Burr & Forman

05.29.2020   |   Blog Articles, California, Revocation, Telephone Consumer Protection Act

California District Court Holds Revocation of Consent Sent to Corporate Headquarters Does Not Support TCPA Claim

Vanessa Wright v. USAA Savings Bank, No. 2:19-cv-00591 WBS CKD, 2020 WL 2615441 (E.D. Cal. May 22, 2020)

Plaintiff, who had a credit card account with Defendant for approximately 18 years, retained counsel to address financial issues facing his household. Counsel prepared a letter of representation and revocation of consent to call Plaintiff, which he sent to Defendant’s headquarters via certified mail. The confirmation notice associated with the letter verified that it was “delivered to the front desk, reception area, or mail room . . . In LAS VEGAS, NV 89169.” Defendant denied receiving the letter at its headquarters, located in a large corporate office building where Defendant was not the only tenant and which had a front desk Defendant did not own or control.

Considering the Parties’ cross-motions for summary judgment, the Court initially noted that “[u]nder the TCPA, ‘consumers may revoke consent through any reasonable means,’ ‘using any reasonable method including orally or in writing.’” The Court also noted that “[w]hen assessing whether a particular means of revocation used by a consumer was reasonable, courts look to the ‘totality of the facts and circumstances surrounding that specific situation, including, for example, whether the consumer had a reasonable expectation that he or she could effectively communicate his or her request for revocation to the caller in that circumstance, and whether the caller could have implemented mechanisms to effectuate a requested revocation without incurring undue burden.’”

After stating these general principles, the Court concluded that “[u]nder the facts presented here, no reasonable trier of fact could find that Plaintiff used reasonable means to revoke consent,” citing the following:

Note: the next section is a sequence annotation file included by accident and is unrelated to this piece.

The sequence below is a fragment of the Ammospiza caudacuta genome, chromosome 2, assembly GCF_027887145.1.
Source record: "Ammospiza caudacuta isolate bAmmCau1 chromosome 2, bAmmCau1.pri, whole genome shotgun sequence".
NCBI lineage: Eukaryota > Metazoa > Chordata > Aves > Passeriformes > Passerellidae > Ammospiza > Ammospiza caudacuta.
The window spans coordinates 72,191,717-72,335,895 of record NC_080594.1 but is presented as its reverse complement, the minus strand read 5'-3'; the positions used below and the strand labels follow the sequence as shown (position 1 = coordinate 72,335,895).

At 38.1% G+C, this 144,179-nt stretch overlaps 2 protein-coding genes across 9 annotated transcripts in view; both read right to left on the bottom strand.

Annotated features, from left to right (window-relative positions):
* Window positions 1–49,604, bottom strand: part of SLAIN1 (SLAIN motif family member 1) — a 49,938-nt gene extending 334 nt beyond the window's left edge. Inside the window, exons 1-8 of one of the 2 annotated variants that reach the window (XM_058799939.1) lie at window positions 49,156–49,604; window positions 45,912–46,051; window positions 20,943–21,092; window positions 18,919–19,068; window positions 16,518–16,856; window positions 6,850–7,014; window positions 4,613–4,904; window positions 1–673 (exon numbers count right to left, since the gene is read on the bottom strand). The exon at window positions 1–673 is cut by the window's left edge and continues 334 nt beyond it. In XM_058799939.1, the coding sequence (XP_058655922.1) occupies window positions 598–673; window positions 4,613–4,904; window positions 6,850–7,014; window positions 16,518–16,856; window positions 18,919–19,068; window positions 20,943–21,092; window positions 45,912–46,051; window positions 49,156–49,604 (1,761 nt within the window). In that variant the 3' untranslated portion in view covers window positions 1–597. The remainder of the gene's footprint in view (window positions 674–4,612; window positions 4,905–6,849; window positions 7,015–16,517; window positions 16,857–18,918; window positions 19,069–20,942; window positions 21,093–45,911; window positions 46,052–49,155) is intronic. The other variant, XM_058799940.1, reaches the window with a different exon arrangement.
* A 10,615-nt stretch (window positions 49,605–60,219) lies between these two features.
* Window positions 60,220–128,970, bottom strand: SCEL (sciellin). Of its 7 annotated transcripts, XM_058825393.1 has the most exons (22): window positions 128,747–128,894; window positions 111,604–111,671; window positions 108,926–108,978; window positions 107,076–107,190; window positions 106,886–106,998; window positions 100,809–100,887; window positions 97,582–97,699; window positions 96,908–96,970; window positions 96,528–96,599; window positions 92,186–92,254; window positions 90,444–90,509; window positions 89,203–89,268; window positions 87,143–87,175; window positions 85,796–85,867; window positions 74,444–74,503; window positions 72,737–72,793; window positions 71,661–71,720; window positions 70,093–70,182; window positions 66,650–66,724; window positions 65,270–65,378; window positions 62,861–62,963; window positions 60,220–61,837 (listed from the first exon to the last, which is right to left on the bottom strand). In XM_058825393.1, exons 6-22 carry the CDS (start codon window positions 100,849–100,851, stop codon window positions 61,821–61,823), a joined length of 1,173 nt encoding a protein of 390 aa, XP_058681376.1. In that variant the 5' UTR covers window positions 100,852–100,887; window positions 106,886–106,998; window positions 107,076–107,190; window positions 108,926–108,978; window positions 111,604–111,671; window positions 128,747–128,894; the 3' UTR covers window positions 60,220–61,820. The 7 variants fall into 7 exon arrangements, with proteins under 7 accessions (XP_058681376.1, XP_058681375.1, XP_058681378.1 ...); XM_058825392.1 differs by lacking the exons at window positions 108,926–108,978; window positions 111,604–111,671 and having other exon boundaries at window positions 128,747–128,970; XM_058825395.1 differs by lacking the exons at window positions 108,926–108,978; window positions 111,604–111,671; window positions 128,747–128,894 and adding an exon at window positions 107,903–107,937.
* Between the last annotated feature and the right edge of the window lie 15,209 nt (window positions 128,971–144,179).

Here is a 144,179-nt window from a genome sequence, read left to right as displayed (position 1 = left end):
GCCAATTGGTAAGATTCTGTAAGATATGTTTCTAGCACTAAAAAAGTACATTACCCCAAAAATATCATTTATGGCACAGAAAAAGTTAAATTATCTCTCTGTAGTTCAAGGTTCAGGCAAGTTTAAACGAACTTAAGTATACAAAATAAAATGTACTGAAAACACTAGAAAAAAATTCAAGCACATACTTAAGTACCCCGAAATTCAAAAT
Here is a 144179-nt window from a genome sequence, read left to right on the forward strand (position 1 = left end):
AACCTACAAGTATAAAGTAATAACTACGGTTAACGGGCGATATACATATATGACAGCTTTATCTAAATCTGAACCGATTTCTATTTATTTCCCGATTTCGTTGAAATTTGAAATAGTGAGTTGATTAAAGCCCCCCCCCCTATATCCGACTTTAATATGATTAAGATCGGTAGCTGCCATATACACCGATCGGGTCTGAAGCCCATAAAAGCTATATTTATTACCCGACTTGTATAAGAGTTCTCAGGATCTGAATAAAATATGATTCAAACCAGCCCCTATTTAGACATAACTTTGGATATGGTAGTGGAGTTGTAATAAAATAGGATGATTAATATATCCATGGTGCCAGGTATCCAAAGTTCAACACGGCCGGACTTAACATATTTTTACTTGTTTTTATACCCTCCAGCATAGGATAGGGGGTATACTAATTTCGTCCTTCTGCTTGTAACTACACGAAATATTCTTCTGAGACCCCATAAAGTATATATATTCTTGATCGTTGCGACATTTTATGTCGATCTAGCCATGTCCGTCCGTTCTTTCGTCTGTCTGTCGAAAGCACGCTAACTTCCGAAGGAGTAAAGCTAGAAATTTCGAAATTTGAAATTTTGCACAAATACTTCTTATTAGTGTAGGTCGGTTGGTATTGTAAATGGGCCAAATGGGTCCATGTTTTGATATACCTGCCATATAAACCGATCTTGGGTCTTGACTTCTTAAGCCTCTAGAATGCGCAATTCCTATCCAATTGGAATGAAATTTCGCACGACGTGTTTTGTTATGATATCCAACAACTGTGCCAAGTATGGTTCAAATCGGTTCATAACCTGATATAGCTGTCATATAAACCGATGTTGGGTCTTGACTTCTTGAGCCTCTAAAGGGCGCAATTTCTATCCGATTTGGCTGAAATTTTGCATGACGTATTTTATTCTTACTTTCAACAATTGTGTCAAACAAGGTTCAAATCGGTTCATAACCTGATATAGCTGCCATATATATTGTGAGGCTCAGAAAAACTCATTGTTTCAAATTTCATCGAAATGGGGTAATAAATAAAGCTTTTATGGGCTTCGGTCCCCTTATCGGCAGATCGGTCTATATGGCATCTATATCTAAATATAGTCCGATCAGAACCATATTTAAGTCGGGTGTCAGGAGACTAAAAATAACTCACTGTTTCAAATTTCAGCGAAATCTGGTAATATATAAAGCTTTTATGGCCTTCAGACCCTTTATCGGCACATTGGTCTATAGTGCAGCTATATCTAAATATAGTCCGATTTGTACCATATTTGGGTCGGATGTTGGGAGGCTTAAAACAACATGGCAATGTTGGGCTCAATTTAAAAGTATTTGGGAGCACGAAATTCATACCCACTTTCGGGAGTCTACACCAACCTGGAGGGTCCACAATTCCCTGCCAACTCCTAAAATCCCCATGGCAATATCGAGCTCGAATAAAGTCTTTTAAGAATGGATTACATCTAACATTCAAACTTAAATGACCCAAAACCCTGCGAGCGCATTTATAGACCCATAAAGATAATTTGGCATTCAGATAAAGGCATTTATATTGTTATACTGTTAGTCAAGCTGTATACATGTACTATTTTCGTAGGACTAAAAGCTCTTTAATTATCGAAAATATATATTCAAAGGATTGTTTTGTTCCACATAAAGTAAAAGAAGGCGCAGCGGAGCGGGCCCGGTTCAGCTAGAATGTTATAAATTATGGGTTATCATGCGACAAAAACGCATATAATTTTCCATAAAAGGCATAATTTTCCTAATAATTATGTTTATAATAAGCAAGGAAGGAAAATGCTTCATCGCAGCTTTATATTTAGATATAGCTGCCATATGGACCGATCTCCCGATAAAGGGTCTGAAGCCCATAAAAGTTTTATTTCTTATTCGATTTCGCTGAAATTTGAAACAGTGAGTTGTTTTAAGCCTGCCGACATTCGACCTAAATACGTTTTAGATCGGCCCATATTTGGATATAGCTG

• Defendant never made the Las Vegas address known to customers, nor did it communicate to its customers that the Las Vegas address was an appropriate destination for customers’ account-related inquiries
  • Plaintiff received more than 200 account statements and monthly payment reminders from an address in San Antonio, Texas which each: (1) listed the San Antonio address as the correct address for account-related correspondence; and (2) listed Defendant’s webpage as a resource, which also listed the San Antonio address as the appropriate mailing address

Based on these facts, the Court held that “[g]iven defendants consistent communication with plaintiff over the course of 18 years, no reasonable juror could find that plaintiff had a reasonable expectation that he could effectively communicate his request to revoke his consent to the Las Vegas address.”

Also noteworthy was the “clear appearance” that sending the letter to Las Vegas was not based on an expectation Defendant would process the letter, but rather an attempt to create a record for litigation. In reaching this conclusion, the Court cited the fact that Plaintiff’s counsel, not Plaintiff, chose where to send the letter. The Court also noted that Plaintiff’s counsel had filed more than 90 TCPA cases in the Court’s district and should have known how to effectively contact a lender, adding that Plaintiff’s counsel had previously sued Defendant and by the time he sent the letter in this case was on notice that sending revocation to the Las Vegas address may present some issues. Importantly, however, the Court’s conclusion was simply an additional basis for granting summary judgment in Defendant’s favor, as signified by its use of the word “moreover” when discussing these facts.

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